Houseknecht assessed three North Slope shale formations, called the Shublik, Brookian and Kingat. They were laid down in the age of dinosaurs, at least 75 million years ago, depending on the formation.
The Shublik is the most promising of the three. It is the mother of Prudhoe Bay — the nation's largest oil field. Most of Prudhoe's oil and gas migrated from Shublik shale before getting trapped in the Prudhoe reservoir, he said.
"Shublik is off the charts," he said. He pegged Shublik's mean resource at 38.9 tcf of gas. Natural gas liquids weigh in at 227 million barrels — the equivalent of a good-sized oil field.
The Brookian stratum holds a mean estimated 3.1 tcf of shale gas. Much less is known about the Kingak formation, which got a soft estimate of 57 billion cubic feet — less gas than residents and industry in Southcentral Alaska consume in a year.
Still, because of the North Slope's trove of conventional natural gas, particularly at Prudhoe Bay, it could be many years before petroleum companies pay much attention to shale. The area's roughly two dozen oil fields have yielded over $200 billion worth of production in the past 20 years, according to Alaska Department of Revenue figures, although production has dropped by more than two-thirds since peaking in the late 1980s. Almost all gas that rises up Prudhoe's oil wells continues to be reinjected to help coax more oil from the ground.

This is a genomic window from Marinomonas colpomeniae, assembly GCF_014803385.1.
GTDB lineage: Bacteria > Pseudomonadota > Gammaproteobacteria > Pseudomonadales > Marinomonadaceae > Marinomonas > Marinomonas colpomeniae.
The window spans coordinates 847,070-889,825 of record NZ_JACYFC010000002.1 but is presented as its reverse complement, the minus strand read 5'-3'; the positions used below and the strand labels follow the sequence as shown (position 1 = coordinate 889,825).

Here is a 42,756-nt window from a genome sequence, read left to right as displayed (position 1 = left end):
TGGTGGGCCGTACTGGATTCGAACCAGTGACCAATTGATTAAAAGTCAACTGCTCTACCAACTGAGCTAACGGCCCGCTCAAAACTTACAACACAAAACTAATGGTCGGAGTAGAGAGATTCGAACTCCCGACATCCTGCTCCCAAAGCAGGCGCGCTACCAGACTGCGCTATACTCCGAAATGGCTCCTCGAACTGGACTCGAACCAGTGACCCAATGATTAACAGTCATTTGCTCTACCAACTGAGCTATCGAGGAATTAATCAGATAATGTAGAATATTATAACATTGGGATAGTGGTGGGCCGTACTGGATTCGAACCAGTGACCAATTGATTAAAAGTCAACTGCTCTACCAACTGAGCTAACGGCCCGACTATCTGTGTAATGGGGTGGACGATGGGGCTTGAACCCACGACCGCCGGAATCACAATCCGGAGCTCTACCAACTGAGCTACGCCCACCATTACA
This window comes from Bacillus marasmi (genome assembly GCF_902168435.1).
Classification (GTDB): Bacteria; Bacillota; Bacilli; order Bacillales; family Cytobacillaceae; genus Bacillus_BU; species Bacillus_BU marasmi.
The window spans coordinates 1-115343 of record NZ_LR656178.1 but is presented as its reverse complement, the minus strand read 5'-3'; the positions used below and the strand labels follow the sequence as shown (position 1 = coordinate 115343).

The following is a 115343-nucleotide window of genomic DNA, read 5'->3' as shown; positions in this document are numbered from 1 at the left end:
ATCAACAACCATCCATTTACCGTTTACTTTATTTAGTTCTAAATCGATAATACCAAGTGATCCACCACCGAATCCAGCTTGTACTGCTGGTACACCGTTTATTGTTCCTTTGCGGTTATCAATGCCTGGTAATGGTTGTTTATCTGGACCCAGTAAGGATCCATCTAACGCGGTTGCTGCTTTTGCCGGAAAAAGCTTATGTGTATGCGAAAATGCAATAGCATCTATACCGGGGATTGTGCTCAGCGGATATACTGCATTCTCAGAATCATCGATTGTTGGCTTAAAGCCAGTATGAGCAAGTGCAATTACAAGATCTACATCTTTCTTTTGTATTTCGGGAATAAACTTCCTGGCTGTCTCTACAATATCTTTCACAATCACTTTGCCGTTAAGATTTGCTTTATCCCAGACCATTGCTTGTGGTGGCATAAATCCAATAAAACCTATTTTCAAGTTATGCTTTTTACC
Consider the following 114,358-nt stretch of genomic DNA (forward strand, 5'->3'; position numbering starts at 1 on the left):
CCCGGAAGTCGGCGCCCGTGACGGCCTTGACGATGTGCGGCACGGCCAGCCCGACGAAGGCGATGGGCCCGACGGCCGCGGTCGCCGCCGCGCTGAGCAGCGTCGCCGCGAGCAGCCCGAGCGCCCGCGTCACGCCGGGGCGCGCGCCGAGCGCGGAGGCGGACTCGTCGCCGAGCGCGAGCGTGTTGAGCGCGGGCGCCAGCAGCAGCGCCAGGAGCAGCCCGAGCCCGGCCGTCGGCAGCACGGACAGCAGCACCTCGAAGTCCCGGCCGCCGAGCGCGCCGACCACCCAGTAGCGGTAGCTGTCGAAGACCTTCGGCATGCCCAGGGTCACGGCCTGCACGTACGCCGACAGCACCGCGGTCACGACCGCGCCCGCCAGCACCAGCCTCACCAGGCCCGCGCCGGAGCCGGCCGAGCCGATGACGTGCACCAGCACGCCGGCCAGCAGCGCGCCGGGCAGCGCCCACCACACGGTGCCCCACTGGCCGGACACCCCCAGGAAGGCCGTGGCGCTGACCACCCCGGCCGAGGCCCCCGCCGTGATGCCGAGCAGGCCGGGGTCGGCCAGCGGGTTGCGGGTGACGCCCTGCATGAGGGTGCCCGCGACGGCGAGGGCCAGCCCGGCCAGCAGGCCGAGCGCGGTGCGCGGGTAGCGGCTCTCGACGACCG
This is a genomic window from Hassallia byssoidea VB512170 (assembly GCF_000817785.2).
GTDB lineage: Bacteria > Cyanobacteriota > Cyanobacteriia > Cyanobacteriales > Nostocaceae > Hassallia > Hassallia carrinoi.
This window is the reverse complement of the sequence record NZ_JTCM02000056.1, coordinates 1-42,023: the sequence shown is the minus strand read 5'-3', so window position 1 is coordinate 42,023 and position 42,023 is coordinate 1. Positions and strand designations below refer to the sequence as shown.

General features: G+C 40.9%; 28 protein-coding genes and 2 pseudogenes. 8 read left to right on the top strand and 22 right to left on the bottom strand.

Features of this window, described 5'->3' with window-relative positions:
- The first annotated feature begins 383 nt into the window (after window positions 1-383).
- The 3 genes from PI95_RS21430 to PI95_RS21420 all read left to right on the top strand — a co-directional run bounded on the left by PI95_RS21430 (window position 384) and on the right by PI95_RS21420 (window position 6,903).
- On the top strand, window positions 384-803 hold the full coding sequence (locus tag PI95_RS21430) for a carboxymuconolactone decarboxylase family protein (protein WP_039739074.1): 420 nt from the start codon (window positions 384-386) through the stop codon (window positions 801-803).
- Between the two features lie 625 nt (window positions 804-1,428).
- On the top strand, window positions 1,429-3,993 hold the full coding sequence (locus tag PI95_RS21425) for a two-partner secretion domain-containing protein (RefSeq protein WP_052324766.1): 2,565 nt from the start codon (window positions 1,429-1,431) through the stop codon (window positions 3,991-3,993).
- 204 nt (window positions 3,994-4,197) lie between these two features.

Shale oil drilling
A small private company this summer is drilling the North Slope's first shale oil wells.
has spudded the first of six wells it plans to test the North Slope's shale formations, company president Ed Duncan told the shale conference.
Great Bear's leases lie south of Prudhoe Bay. Its six vertical wells are named after Big Dipper stars. They're targeting the Shublik — and any conventional oil pockets identified en route. The goal is to prove up Great Bear's concept for how to produce its North Slope shale leases and launch pilot production in 2014, Duncan said.
As the first baby steps of shale drilling begins, a voice arose at the conference insisting that Alaska's 10,000 Arctic residents get a seat at the shale-planning table.
Charlotte Brower, mayor of the North Slope Borough, used her time on the program to stress three points. Local residents expect to be actively consulted and listened to as shale development occurs, she said. They expect a share of the revenue. And they want shale development to support, not obstruct, their subsistence culture.
Bill White, a former business editor at the Anchorage Daily News, is a researcher/writer for the Office of the Federal Coordinator for Alaska Natural Gas Transportation Projects. The office was established by the U.S. Congress in 2004 "to expedite and coordinate federal permitting and construction of a pipeline to deliver natural gas from the Arctic to North American markets, and to enhance transparency and predictability of the federal regulatory system for the project." This article first appeared on the Federal Coordinator's website.